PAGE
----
Interrogation of Neuroblastoma Dependencies and RNAs on the Core-Regulatory Circuitry for Therapeutic Inhibition
Neuroblastoma (NB) is one of the most common solid tumors of childhood. Despite multimodality therapy, nearly half of patients with high-risk neuroblastoma will die of this disease. High-risk neuroblastoma typically has many DNA copies of the MYCN gene. I recently identified a group of six proteins which work together to form a network to drive neuroblastoma. Disrupting any one of these proteins causes all to be lost and the tumor cells to die. Unfortunately, there is no known way to target MYCN or these other proteins right now.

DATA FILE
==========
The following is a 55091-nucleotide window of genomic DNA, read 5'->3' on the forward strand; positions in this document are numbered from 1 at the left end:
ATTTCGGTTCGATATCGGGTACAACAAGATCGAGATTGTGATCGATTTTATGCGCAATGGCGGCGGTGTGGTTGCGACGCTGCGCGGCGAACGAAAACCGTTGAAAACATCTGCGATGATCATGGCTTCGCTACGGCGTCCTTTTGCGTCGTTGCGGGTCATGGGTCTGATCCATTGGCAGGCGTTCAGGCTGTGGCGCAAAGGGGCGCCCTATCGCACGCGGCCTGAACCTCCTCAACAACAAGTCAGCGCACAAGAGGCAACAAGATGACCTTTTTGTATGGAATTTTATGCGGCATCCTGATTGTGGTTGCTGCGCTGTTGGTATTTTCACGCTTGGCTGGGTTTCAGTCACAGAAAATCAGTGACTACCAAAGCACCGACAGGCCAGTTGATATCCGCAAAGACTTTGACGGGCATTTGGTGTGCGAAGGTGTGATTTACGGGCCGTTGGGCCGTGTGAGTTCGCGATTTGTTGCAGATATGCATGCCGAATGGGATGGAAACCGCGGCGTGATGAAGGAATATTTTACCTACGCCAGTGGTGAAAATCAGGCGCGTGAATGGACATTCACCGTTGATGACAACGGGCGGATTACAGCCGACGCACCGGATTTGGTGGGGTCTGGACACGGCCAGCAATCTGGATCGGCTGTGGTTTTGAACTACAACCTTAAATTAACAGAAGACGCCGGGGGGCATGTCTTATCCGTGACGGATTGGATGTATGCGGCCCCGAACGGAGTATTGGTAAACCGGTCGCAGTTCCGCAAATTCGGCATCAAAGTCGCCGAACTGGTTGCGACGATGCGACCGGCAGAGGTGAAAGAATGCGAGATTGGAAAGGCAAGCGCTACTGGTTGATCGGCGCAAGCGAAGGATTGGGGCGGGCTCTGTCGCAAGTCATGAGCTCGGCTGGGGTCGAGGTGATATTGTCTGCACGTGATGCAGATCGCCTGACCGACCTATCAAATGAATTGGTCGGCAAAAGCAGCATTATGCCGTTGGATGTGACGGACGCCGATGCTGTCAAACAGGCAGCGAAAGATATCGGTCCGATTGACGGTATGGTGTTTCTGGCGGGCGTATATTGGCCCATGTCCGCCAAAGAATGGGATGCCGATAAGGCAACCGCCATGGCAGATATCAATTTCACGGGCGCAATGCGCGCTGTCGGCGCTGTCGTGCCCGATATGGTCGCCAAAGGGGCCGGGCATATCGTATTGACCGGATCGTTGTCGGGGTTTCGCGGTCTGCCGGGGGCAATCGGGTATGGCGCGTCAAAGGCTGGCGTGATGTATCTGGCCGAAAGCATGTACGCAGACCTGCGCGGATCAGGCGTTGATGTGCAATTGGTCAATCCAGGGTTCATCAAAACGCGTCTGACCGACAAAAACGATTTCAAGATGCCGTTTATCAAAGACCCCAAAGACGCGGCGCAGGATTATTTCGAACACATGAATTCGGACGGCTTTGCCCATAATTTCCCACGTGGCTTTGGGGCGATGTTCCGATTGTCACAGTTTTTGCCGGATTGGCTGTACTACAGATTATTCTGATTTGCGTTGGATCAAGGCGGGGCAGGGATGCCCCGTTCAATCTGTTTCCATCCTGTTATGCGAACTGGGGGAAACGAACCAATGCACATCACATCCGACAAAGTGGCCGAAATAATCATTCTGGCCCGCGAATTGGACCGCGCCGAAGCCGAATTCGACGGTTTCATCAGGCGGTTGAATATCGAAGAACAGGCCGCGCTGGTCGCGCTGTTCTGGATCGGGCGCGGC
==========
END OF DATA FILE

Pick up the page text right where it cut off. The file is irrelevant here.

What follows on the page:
Here, I will perform experiments to identify new roles for uncharacterized RNAs that are likely to be involved in regulation of the network. Further, I will use chemical inhibitors to disrupt proteins that NB cells require for survival, several of which likely regulate these key factors. These new proteins will also be inhibited in animal models of human neuroblastoma, alone and in combination with drugs similar to those entering clinical trials for NB.
These studies aim to identify new levels of gene regulation and methods to inhibit the genes that establish the cell identity of NB, with minimal side effects.